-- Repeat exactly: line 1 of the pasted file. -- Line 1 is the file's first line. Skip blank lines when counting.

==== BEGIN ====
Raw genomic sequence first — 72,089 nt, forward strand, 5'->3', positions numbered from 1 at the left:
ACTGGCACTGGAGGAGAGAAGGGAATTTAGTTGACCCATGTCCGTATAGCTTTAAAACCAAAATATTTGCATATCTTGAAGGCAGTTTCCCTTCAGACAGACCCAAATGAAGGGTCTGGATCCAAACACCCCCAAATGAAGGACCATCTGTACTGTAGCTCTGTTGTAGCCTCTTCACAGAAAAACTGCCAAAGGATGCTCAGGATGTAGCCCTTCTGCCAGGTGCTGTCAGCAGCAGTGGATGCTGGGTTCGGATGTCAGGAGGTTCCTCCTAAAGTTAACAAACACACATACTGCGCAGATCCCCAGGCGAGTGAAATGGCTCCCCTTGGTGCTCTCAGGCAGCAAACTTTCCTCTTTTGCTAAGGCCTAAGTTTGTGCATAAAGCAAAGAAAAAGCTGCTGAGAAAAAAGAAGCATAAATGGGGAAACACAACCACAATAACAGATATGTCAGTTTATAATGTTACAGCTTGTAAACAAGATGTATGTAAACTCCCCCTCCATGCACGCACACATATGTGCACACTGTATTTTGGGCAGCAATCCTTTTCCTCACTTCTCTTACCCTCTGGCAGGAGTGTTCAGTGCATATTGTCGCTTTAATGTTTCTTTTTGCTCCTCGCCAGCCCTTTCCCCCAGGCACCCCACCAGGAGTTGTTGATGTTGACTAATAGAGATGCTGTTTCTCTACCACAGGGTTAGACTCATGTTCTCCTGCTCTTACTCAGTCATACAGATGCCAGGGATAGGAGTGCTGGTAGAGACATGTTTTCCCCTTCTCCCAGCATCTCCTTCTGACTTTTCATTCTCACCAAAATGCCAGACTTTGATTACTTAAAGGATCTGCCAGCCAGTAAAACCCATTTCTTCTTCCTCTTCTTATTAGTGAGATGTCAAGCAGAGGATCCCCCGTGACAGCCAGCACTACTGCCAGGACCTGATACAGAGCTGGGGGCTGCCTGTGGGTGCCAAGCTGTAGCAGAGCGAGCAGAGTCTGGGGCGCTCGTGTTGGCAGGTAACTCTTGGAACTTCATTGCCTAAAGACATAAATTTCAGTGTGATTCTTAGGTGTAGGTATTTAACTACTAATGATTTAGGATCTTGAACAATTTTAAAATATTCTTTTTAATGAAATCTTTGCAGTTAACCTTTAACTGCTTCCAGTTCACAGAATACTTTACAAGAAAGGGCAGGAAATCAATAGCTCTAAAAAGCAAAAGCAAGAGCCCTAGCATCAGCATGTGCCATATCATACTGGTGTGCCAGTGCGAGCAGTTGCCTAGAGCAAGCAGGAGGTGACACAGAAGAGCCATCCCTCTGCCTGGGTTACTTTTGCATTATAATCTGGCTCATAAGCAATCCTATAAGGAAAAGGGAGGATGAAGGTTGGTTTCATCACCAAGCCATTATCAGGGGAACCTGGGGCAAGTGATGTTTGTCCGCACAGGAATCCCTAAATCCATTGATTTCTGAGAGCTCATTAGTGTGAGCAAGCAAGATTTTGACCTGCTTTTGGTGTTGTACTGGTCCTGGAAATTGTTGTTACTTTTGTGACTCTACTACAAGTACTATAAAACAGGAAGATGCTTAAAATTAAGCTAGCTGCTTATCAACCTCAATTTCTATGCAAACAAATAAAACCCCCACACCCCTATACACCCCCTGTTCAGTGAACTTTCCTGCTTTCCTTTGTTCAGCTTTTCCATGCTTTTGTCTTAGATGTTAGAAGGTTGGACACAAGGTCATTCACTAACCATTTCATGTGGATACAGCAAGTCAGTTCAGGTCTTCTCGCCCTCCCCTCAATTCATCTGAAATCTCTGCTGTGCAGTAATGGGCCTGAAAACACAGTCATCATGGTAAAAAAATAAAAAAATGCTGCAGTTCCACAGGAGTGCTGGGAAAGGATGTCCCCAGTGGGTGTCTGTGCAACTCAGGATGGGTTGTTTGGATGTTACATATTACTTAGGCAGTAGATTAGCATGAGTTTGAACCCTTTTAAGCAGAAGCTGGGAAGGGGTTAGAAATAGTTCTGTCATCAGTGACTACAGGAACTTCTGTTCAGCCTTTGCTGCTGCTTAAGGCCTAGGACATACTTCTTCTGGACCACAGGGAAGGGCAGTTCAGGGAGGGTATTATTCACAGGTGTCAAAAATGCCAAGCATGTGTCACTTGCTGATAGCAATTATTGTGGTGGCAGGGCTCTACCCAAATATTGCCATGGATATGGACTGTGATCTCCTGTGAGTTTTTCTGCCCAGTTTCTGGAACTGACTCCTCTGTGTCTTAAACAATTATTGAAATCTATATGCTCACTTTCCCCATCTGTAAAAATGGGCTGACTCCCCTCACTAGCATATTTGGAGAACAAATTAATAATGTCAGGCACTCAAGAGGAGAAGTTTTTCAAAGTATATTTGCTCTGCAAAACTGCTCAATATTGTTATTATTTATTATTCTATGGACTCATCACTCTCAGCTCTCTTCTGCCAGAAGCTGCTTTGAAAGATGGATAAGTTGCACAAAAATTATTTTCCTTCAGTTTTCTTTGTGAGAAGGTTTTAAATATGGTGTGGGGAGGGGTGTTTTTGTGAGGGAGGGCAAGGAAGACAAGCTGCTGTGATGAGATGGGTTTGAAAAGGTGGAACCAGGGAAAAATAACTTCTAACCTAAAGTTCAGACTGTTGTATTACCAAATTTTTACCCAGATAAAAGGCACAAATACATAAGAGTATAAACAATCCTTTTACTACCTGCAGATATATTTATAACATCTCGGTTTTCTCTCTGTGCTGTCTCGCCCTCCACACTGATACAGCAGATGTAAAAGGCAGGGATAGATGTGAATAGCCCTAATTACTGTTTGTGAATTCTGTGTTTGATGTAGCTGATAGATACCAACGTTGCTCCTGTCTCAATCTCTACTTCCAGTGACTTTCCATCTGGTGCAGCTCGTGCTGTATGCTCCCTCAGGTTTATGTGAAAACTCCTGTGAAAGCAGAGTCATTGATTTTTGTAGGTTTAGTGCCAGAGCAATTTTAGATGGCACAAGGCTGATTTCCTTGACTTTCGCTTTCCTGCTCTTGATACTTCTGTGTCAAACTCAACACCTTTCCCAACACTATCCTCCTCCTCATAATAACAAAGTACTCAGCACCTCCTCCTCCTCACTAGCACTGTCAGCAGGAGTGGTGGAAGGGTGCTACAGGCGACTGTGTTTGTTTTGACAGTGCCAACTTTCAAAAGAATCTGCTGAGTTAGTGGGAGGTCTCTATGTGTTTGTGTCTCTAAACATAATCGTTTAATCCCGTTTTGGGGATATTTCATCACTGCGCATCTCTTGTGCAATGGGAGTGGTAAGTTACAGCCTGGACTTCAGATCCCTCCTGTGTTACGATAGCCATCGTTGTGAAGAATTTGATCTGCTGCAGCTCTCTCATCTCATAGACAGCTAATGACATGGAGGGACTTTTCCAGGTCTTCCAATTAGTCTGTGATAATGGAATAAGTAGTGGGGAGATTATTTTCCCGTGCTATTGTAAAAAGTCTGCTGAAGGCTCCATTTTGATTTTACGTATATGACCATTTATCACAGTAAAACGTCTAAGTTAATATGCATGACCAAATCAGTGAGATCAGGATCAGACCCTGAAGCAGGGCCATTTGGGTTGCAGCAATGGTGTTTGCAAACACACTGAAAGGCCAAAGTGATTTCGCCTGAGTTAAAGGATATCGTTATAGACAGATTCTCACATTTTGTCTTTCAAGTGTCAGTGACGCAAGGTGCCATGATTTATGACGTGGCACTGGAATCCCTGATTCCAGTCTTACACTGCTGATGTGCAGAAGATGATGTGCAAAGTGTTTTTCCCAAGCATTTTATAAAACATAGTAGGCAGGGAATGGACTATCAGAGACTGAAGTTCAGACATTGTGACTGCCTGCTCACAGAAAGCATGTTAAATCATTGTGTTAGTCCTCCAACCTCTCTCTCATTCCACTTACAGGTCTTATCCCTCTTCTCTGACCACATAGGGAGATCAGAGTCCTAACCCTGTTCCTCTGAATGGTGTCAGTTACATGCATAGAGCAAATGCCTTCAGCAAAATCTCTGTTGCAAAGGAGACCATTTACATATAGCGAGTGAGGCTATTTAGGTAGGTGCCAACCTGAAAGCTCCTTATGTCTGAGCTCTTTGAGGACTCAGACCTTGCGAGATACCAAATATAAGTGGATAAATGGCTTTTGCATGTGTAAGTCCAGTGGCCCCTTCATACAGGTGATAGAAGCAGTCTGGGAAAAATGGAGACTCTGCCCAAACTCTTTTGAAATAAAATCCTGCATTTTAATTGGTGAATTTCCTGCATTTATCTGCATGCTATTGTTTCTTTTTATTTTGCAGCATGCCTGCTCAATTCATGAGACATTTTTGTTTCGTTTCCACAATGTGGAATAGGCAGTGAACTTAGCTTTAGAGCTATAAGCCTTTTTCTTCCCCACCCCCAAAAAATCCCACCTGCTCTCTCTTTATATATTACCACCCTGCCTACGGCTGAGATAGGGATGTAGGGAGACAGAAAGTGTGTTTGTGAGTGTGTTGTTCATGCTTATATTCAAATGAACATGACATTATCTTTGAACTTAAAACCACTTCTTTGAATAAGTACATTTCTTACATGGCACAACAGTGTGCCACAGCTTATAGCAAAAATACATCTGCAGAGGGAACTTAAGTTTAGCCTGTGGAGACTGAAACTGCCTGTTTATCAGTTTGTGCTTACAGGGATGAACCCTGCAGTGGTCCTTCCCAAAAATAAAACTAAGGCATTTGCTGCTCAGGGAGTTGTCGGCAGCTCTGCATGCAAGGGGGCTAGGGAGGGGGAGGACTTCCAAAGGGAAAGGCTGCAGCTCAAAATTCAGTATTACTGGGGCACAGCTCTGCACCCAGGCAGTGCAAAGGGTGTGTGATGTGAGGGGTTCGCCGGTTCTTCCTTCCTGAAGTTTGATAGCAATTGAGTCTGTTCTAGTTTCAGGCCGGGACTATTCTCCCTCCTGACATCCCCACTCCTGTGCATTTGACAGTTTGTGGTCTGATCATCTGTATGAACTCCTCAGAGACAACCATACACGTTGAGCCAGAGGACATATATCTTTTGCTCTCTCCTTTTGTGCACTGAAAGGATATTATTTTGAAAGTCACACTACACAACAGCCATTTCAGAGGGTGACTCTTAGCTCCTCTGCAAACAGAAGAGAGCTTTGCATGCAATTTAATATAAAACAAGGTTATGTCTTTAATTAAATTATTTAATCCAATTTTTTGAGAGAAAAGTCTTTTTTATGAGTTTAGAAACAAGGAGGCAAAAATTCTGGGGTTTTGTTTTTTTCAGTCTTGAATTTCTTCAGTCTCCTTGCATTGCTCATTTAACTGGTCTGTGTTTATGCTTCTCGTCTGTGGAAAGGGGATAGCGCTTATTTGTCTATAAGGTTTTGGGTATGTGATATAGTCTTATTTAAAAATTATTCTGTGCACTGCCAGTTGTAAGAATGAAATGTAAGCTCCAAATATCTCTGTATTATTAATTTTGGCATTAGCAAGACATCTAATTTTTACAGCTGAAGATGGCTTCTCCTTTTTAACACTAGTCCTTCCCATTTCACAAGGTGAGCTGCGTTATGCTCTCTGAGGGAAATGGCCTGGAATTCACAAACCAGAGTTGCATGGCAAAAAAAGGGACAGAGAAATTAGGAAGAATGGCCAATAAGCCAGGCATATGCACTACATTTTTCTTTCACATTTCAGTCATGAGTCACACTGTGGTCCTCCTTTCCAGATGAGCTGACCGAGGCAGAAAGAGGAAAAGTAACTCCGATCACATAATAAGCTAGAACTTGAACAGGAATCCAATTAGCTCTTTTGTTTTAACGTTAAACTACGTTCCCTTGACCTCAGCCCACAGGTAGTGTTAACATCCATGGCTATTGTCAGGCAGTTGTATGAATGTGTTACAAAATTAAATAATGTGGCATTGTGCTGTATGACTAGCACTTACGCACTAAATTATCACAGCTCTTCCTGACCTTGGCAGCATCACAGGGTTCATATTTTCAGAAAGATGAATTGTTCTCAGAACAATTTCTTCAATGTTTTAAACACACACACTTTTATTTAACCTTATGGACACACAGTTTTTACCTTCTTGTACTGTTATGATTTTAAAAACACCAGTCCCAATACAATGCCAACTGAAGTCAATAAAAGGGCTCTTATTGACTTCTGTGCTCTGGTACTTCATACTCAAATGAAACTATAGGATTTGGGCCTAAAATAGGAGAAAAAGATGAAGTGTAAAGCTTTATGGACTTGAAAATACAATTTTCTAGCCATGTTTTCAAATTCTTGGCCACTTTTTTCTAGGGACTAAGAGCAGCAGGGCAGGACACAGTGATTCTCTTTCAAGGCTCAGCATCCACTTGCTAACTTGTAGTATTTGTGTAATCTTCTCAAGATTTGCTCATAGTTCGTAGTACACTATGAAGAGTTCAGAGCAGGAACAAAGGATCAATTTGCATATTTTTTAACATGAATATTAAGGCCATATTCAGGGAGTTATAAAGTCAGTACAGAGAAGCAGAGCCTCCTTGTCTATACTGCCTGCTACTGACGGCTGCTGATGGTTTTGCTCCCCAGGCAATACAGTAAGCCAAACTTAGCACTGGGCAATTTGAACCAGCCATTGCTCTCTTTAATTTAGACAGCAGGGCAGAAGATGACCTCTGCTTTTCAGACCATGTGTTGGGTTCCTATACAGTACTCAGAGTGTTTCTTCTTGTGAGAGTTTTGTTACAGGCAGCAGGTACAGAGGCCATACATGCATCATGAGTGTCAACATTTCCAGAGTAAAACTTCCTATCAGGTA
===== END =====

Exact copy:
Raw genomic sequence first — 72,089 nt, forward strand, 5'->3', positions numbered from 1 at the left: